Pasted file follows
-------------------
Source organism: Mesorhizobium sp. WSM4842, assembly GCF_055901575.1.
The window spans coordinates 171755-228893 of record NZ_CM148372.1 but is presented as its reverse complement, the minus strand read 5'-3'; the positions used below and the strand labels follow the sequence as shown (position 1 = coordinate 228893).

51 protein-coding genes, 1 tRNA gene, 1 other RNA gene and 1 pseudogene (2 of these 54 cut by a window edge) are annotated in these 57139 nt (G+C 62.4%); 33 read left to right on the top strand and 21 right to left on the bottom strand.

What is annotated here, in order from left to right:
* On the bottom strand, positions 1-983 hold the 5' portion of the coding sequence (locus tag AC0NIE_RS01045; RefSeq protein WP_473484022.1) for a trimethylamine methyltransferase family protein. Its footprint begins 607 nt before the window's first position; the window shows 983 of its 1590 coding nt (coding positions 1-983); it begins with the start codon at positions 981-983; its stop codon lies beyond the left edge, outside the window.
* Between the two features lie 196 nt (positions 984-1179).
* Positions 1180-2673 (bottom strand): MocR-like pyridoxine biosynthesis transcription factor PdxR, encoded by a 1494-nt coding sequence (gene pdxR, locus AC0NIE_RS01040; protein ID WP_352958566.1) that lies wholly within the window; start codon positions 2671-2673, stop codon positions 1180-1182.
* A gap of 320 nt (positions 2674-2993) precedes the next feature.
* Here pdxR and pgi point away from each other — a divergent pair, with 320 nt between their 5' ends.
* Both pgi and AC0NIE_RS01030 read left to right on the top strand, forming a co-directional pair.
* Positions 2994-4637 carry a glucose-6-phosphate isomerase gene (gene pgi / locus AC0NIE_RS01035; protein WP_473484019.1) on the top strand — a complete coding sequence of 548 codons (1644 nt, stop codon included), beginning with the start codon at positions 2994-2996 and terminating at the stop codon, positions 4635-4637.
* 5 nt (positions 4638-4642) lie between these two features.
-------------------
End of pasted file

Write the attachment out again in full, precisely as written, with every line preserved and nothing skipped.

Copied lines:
Source organism: Mesorhizobium sp. WSM4842, assembly GCF_055901575.1.
The window spans coordinates 171755-228893 of record NZ_CM148372.1 but is presented as its reverse complement, the minus strand read 5'-3'; the positions used below and the strand labels follow the sequence as shown (position 1 = coordinate 228893).

51 protein-coding genes, 1 tRNA gene, 1 other RNA gene and 1 pseudogene (2 of these 54 cut by a window edge) are annotated in these 57139 nt (G+C 62.4%); 33 read left to right on the top strand and 21 right to left on the bottom strand.

What is annotated here, in order from left to right:
* On the bottom strand, positions 1-983 hold the 5' portion of the coding sequence (locus tag AC0NIE_RS01045; RefSeq protein WP_473484022.1) for a trimethylamine methyltransferase family protein. Its footprint begins 607 nt before the window's first position; the window shows 983 of its 1590 coding nt (coding positions 1-983); it begins with the start codon at positions 981-983; its stop codon lies beyond the left edge, outside the window.
* Between the two features lie 196 nt (positions 984-1179).
* Positions 1180-2673 (bottom strand): MocR-like pyridoxine biosynthesis transcription factor PdxR, encoded by a 1494-nt coding sequence (gene pdxR, locus AC0NIE_RS01040; protein ID WP_352958566.1) that lies wholly within the window; start codon positions 2671-2673, stop codon positions 1180-1182.
* A gap of 320 nt (positions 2674-2993) precedes the next feature.
* Here pdxR and pgi point away from each other — a divergent pair, with 320 nt between their 5' ends.
* Both pgi and AC0NIE_RS01030 read left to right on the top strand, forming a co-directional pair.
* Positions 2994-4637 carry a glucose-6-phosphate isomerase gene (gene pgi / locus AC0NIE_RS01035; protein WP_473484019.1) on the top strand — a complete coding sequence of 548 codons (1644 nt, stop codon included), beginning with the start codon at positions 2994-2996 and terminating at the stop codon, positions 4635-4637.
* 5 nt (positions 4638-4642) lie between these two features.